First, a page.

The famous '12 steps' of 'Alcoholics Anonymous' (commonly simply referred to as 'AA') have been the solution for incalculable thousands of people who have gained control over their yearning for alcohol and have found healing in their lives.

The start for AA, and what seperates their methods from the sort of treatment practiced in many clinics, is the idea that alcoholism is fundamentally a disease of the personality. People become addicts because they have addictive personalities. To treat alcoholism therefore requires an entirely different approach than would be given to a normal disease of the body.

The 12 steps of AA are a moral and spiritual response to the personality . The steps are as follows:

1. We admitted we were weak with alcohol - that our lives had become unmanageable.

2. We came to believe that a Power higher than ourselves could reintroduce us to regain our mental health.

3. We made a decision to turn our will and our lives over to the care of God as we understand Him.

4. We made a searching and fearless moral inventory of ourselves.

5. We confessed to God, to ourselves and to another human being the explicited nature of our .

6. We were totally ready to have God clear all these shortcomings of character.

7. We humbly call Him to remove our shortcomings.

8. We made a list of all persons we had burnt, and became willing to make amends to them all.

9. We made direct amends to such people wherever possible, except when to do so would injure them or others.

10. we continued to take personal inventory and when we were wrong promptly .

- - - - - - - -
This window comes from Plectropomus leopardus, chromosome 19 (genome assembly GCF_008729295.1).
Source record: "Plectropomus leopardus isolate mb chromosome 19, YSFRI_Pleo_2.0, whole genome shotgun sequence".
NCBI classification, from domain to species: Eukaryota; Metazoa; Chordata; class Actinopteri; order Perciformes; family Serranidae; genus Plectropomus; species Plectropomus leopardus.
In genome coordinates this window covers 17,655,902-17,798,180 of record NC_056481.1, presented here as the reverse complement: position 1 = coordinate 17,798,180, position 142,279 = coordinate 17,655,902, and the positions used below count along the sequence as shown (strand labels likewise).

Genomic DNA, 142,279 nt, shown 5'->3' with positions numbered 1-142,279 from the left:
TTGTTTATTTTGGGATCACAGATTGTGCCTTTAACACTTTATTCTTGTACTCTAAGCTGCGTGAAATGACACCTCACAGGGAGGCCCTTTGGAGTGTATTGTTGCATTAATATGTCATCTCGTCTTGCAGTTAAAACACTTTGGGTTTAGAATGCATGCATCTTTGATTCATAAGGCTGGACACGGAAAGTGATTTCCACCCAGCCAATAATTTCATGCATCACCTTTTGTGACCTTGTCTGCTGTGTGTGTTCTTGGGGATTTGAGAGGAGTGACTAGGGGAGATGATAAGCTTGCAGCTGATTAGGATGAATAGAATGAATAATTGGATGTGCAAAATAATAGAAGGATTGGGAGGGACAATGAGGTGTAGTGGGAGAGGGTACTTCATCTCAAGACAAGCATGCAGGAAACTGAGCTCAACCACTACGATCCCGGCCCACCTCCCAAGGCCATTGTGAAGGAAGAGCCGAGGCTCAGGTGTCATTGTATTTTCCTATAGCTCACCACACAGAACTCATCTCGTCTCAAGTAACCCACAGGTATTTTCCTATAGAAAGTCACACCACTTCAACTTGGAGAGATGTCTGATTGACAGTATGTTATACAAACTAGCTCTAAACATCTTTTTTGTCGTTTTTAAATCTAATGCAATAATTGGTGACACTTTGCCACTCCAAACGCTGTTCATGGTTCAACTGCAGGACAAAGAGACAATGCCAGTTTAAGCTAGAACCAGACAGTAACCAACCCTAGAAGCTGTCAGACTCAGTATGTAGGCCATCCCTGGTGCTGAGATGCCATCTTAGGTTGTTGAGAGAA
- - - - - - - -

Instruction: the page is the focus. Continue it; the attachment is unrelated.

11. We aspire through prayer and meditation to enhance our conscious contact with God, as we understood Him, praying only for knowledge of His will for us and the capability to .

12. Having had a spiritual awakening as the conclusion of these steps, we attempt to carry this message to alcoholics, and to practice these principles in all our affairs.


The birth of the 12 steps are distinctly Christian in nature, following the fundamental evangelical pattern of sin, confession, forgiveness and restoration. As in Christian theology too, the sinner always remains a sinner. No alcoholic is ever 'cured' of alcoholism. They will exist as an alcoholic till the day they die. The goal achieved through the 12 steps is simply to become a 'non-drinking alcoholic'.

AA has long lost touched with its Evangelical Christian . Indeed, many AA groups tend to be self-consiously distant from the church. One can only assume that this is because of the unhappy history of judgementalism and neglect that has been shown to many alcoholic persons by Christian congregations.

As suggested above, not every alcohol treatment program approves the 12 steps. Some in the medical profession are unconvinced to a spiritual approach to treatment, while some more spiritual rehabilitation programs abandon one or two of the steps, as some reject the idea that the alcoholic can never be cured of alcoholism.

Even so, one is tempted to say, 'a million non-drinking alcoholics can't be wrong'. The millions of persons who have found healing and hope through the 12 steps certainly testifies to their significance.

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